For the weekend of June 23-25, 2017, Transformers: The Last Knight grossed $5 million ($69 million in its first five days), making it $265 million worldwide. The last two Transformers movie grossed over $1 billion each. This one will likely not get there. I don't know if the negative reviews would be much of a factor. These movies have never had a Fresh rating at RottenTomatoes. (In fact, Michael Bay's only managed one fresh rating his entire directing career, with 1996's The Rock.)

It'll be interesting to see where final numbers land for Cars 3 and Wonder Woman. I think WW will have the edge and hold on to #2. In fact, WW is on pace to pass Guardians of the Galaxy 2 to be summer's highest domestic grossing film. The only two upcoming titles that might have a chance to catch them are Despicable Me 3 and Spider-Man: Homecoming.

All Eyez on Me had a colossal 77.9% drop in its second week. Straight Outta Compton, it is not.

The Mummy is tanking in the US, but it's doing well enough overseas to be profitable. Just not by much.

In limited released, Sofia Coppola's The Beguiled and Michael Showalter's The Big Sick did great.

Opens June 30
DESPICABLE ME 3 with the voices of Steve Carell, Kristen Wiig and Trey Parker.
THE HOUSE with Will Ferrell, Amy Poehler, Allison Tolman and Jason Mantzoukas.
BABY DRIVER with Ansel Elgort, Kevin Spacey, Lily James, Jon Hamm and Jamie Foxx.

Monday, June 12, 2017

Wonder Woman buries Mummy at box office

For the weekend of June 9-11, 2017, Wonder Woman managed to hold off Tom Cruise and any other challengers to her box office throne. Anything less than a 50% drop in a second week is a great sign for longevity.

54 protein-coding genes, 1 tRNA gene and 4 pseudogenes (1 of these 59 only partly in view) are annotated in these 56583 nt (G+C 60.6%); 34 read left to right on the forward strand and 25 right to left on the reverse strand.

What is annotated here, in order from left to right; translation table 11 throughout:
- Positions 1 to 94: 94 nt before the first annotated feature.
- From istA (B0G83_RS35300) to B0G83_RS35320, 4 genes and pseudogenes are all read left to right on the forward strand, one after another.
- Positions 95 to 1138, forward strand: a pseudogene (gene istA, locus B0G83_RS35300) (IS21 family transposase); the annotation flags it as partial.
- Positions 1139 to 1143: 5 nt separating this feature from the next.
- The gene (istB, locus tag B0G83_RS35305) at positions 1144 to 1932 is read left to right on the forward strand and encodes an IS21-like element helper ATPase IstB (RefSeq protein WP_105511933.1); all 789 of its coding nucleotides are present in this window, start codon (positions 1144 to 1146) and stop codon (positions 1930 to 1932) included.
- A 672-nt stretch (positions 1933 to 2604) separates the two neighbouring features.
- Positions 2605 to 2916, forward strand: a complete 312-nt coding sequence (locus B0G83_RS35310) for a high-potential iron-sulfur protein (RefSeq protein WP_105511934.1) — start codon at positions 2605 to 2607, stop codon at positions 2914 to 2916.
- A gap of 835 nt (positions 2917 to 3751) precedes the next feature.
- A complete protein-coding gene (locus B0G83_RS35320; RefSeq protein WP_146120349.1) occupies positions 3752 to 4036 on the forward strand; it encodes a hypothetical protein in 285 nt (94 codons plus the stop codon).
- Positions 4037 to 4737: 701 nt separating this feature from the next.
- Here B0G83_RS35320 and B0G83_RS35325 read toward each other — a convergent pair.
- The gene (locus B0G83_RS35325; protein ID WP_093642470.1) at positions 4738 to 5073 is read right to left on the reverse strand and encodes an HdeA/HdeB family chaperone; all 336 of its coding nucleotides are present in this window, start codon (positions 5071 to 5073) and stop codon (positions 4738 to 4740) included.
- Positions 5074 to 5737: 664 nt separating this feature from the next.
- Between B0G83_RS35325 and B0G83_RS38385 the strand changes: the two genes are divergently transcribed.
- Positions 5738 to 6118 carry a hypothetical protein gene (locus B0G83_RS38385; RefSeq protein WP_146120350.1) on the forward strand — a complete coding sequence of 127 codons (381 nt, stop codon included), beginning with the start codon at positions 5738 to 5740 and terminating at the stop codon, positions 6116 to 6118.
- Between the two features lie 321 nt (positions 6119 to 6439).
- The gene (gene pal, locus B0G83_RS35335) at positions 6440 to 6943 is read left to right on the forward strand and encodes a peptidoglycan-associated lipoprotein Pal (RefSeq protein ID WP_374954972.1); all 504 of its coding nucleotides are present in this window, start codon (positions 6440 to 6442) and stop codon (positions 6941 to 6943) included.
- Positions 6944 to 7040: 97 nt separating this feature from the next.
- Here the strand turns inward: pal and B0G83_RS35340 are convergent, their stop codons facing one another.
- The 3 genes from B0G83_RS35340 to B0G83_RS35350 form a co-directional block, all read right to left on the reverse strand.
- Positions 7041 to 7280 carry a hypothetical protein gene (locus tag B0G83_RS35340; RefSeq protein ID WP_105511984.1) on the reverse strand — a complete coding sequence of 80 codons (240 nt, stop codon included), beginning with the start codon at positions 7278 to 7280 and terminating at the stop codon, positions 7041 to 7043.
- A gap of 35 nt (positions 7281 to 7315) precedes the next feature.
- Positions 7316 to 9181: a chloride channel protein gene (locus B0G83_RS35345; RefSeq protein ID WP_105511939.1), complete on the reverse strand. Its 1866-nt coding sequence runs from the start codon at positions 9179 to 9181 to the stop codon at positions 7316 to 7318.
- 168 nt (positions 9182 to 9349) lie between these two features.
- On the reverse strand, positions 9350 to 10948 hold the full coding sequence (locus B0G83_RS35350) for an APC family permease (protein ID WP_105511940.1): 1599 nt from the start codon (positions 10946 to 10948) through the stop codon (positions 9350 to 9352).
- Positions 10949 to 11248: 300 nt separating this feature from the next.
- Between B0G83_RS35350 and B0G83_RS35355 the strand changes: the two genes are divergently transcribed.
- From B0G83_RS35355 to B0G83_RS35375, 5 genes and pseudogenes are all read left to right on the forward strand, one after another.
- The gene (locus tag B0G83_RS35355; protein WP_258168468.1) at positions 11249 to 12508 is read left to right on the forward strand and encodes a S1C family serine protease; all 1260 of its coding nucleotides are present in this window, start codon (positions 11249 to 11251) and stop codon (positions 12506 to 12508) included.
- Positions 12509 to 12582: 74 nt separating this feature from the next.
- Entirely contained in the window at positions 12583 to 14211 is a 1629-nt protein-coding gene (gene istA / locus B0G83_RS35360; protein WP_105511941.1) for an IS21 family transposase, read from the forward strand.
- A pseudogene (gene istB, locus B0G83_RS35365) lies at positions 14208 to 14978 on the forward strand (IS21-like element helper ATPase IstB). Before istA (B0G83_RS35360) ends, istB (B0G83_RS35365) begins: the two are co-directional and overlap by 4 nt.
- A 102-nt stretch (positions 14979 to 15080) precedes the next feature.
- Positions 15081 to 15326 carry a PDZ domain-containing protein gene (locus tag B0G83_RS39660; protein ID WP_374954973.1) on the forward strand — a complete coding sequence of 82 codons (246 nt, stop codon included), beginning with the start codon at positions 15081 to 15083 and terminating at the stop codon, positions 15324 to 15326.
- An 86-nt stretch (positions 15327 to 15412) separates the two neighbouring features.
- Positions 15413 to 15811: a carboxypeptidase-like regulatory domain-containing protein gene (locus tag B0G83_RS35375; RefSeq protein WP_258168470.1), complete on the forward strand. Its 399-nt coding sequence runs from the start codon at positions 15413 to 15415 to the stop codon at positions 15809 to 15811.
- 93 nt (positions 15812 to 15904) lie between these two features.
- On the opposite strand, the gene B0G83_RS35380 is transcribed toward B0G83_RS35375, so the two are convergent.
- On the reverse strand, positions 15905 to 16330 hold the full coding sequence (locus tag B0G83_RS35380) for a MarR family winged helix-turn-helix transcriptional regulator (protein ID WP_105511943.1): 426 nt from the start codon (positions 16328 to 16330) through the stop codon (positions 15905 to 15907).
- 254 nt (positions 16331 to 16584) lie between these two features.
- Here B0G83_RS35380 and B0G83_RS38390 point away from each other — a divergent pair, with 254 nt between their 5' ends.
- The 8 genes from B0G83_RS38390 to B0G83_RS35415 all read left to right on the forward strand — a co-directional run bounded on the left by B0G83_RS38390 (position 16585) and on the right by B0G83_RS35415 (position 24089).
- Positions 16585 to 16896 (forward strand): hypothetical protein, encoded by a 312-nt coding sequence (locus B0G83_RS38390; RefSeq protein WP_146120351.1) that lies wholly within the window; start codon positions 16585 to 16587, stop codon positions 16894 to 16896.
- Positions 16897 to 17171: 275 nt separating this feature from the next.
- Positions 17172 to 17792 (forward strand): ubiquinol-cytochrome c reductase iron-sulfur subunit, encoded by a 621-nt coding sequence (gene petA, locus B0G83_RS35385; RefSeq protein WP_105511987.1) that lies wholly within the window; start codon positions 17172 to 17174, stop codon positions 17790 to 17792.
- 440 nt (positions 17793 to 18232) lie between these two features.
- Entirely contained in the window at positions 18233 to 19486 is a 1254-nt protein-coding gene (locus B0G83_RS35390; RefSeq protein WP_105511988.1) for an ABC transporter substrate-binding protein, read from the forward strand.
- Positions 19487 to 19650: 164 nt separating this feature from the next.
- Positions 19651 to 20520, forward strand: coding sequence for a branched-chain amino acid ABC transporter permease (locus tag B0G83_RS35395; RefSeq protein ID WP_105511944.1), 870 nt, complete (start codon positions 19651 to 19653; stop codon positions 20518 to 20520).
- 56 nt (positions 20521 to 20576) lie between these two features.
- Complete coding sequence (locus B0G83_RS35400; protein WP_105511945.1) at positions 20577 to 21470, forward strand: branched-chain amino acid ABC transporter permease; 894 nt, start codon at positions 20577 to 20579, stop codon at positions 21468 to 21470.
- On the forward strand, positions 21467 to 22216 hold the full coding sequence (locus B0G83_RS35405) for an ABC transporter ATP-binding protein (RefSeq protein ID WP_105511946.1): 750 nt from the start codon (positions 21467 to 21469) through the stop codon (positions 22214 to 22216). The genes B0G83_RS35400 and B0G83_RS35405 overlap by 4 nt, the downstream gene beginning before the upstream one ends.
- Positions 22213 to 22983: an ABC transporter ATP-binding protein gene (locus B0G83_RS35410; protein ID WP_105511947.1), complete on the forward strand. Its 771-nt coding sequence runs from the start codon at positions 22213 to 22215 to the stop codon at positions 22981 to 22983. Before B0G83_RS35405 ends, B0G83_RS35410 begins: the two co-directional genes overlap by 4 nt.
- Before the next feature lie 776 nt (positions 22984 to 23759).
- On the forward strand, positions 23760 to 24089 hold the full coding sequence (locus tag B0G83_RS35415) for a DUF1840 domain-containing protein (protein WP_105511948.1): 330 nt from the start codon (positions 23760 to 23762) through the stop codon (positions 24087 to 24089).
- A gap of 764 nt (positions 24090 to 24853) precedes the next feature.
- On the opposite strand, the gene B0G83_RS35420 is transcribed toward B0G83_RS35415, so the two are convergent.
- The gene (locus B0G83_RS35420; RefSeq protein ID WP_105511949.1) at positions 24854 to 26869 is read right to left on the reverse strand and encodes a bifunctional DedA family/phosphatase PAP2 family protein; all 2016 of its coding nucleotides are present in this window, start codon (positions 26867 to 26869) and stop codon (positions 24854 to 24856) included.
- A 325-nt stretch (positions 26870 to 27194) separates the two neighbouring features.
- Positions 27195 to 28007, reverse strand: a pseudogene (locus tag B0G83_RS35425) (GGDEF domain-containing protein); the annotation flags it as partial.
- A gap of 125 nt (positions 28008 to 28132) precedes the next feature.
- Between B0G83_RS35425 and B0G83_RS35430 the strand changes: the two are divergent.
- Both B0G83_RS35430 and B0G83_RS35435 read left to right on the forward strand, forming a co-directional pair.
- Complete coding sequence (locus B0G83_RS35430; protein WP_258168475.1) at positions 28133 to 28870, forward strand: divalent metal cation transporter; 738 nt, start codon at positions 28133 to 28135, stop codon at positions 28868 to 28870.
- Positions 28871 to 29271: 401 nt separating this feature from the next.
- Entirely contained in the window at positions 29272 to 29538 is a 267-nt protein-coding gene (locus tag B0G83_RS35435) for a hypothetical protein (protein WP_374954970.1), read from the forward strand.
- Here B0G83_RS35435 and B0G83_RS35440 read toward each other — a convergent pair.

The Mummy is off to a rough start for the planned Dark Universe, where Frankenstein, Wolf-Man, Creature of the Black Lagoon, etc., are supposed to be part of this eventual franchise. It's the first big-budget movie Alex Kurtzman has directed. He's known mainly for producing films like Cowboys & Aliens and Star Trek into Darkness. Critics hated it. I expect it to break even thanks to overseas business.

Lower-budget fare like It Comes at Night and Megan Leavey didn't break out either.

Opens June 16
CARS 3 with the voices of Owen Wilson, Bonnie Hunt and Larry the Cable Guy.
ROUGH NIGHT with Scarlett Johansson, Kate McKinnon and Jillian Bell.
ALL EYEZ ON ME with Demetrius Shipp Jr., Danai Gurira and Kat Graham.
47 METERS DOWN with Mandy Moore, Claire Holt and Matthew Modine.

Get Me Roger Stone - Netflix Review

Directed by Dylan Bank, Daniel DiMauro & Morgan Pehme.


Roger Stone has been a political operative for decades. Most people know him as the Dirty Trickster, that weird, sloping forehead guy who dresses in fancy pinstripe suits and is good friends with Donald Trump. This documentary shows just how long he's been involved, how deeeply he's been involved, and how he helped build a swamp that Trump claims he can drain.

Stone was a young man who first got into politics under Richard Nixon after being inspired by Barry Goldwater. His rapid ascension meant he could get any jobs he wanted, and he worked on the campaigns of Reagan, Bush, Dole, Bush, and now Trump. The doc does a good job of letting Stone be Stone, a charming snake-oil salesman who also has done more to corrupt politics in DC than just about anyone.